Welcome to The International Association for the Study of Popular Music UK and Ireland Branch

Handbook of Critical Media Industry Studies

Posted: November 14th, 2022 | Filed under: Calls for Papers | No Comments »

We seek chapter proposals for inclusion in the Handbook of Critical Music Industry Studies. Critical Music Industry Studies (CMIS) is an encompassing and inclusive field that describes research and analytical perspectives on the music industry that move beyond operational concerns or introductions to subsets of the sector. The Handbook marks an important step in the development of CMIS as a legitimate field of study, bringing together industry professionals and academics from a diverse set of disciplinary perspectives. As Music Industry Studies explodes, it is time to revisit the field as an academic mode of inquiry. Too often, music industry programs of study emphasize getting students jobs and hiring faculty with “real world experience.” As such, the field diverges from other scholarly projects (especially with “studies” in their title). These programs tend to resemble trade schools that emphasize working within the system at the expense of re-envisioning the system. By narrowly focusing on getting students jobs, these systems end up reenforcing structures of domination within the music business. We seek to bring together scholars to intervene in the field and provide teachers with a text to teach music industry students the problems, potential, and promises of performing music.

Musicians and fans alike are hungry for a more equitable music performance and recording system. The industry exudes patriarchy, white supremacy, cultural imperialism, ableism and worker exploitation. In the context of gendered (e.g. #MeToo/#TimesUp) and racialized (e.g. Black Lives Matter) inequity, rampant precarity and casualization, and modes of musical dissemination that are changing faster than policymakers and regulatory bodies can keep up with, the timing for assembling such an interdisciplinary collection could not be more appropriate.

We seek contributions on a broad range of topics that take a critical perspective on the music industry (and closely related industries). The suggested topics below are a loose collection of concerns we deem vital to the cause of critical music industry studies but are by no means exhaustive. We are eager to hear from scholars working on diverse and critical projects targeting all aspects of the industry.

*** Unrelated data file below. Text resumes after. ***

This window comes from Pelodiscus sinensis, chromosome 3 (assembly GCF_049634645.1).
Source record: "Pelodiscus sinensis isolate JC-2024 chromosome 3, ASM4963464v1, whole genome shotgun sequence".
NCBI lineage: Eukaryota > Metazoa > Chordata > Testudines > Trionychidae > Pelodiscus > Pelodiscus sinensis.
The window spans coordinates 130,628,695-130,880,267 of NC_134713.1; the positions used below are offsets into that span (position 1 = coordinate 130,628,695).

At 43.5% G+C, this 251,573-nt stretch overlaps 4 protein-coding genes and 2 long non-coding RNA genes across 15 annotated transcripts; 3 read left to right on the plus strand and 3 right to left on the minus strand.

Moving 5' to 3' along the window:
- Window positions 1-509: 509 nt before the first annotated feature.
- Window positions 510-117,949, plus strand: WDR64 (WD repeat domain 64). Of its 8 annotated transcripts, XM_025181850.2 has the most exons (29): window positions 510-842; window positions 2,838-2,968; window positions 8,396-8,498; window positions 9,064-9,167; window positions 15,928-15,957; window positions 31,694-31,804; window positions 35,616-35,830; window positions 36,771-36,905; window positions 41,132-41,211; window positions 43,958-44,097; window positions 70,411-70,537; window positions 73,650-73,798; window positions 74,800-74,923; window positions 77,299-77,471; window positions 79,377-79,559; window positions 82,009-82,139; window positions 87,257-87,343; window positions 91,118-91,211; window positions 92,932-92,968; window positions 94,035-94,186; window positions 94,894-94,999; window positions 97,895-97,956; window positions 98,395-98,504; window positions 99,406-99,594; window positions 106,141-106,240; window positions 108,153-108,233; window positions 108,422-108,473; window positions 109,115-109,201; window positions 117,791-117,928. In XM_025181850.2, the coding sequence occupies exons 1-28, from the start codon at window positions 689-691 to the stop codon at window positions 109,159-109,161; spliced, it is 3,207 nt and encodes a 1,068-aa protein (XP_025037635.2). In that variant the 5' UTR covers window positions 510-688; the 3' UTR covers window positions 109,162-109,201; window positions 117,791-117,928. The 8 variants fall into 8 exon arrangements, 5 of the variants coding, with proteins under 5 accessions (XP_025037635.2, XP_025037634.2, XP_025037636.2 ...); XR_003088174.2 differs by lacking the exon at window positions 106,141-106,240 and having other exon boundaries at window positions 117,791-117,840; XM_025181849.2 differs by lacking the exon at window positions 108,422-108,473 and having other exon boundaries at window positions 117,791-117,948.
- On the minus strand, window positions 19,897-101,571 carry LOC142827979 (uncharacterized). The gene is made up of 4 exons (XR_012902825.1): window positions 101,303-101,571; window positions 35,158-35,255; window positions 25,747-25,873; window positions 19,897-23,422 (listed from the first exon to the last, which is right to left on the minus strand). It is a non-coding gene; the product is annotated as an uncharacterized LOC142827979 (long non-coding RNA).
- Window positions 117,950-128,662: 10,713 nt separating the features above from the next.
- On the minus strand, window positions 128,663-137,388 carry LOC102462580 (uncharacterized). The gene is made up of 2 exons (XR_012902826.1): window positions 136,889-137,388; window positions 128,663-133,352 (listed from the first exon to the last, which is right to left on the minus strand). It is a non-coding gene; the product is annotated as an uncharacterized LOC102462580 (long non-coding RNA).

Chapters will be between 4000-7000 words, inclusive of bibliography and notes. As we are invested in re-envisioning the music industry, successful chapters will be accessible to upper-undergraduate students and graduate students, but appeal broadly to the diverse academic communities who congregate around cutting-edge cultural industries research.

Please submit your title and abstract proposals of no more than 300 words by December 15, 2022. If you have any questions, contact Ryan Nolan ([email protected]) and/or David Arditi ([email protected]).


  • December 15, 2022 – Abstracts due
  • February 15, 2023 – Notification of Acceptance/Rejection
  • August 15, 2023 – Completed Papers Due
  • November 15, 2023 – Editorial Reviews Completed
  • February 15, 2024 – Revisions Completed

Indicative list of concerns, but not limited to the editors’ lack of imagination:

  • The Politics of Representation and Power in the Global Music Industry Landscape
  • Gender, race, disability
  • Systems of oppression: racism, patriarchy, imperialism
  • The Labor of Music
  • Cultures of Work
  • Reproductive Labor; Health and Wellbeing; Education
  • Performance Contracts/Pay Mechanisms (equity); Cashless Society; Emerging Practices; Live Music Cultures in Industry Perspective
  • Global Music Industry Landscape
  • Cultural Geopolitics; Monopolization and Integration; Supply Chains; Platformisation
  • K-pop, J-pop, C-pop, Bollywood, Latin Music, Nigerian Music Industry, Caribbean Music
  • Music as Media
  • Data governance; Remuneration in the context of streaming; New and Emerging Technologies; Big data/market intelligence
  • Copyright
  • IP and Emerging Markets; As a Structure of Domination; Alternatives

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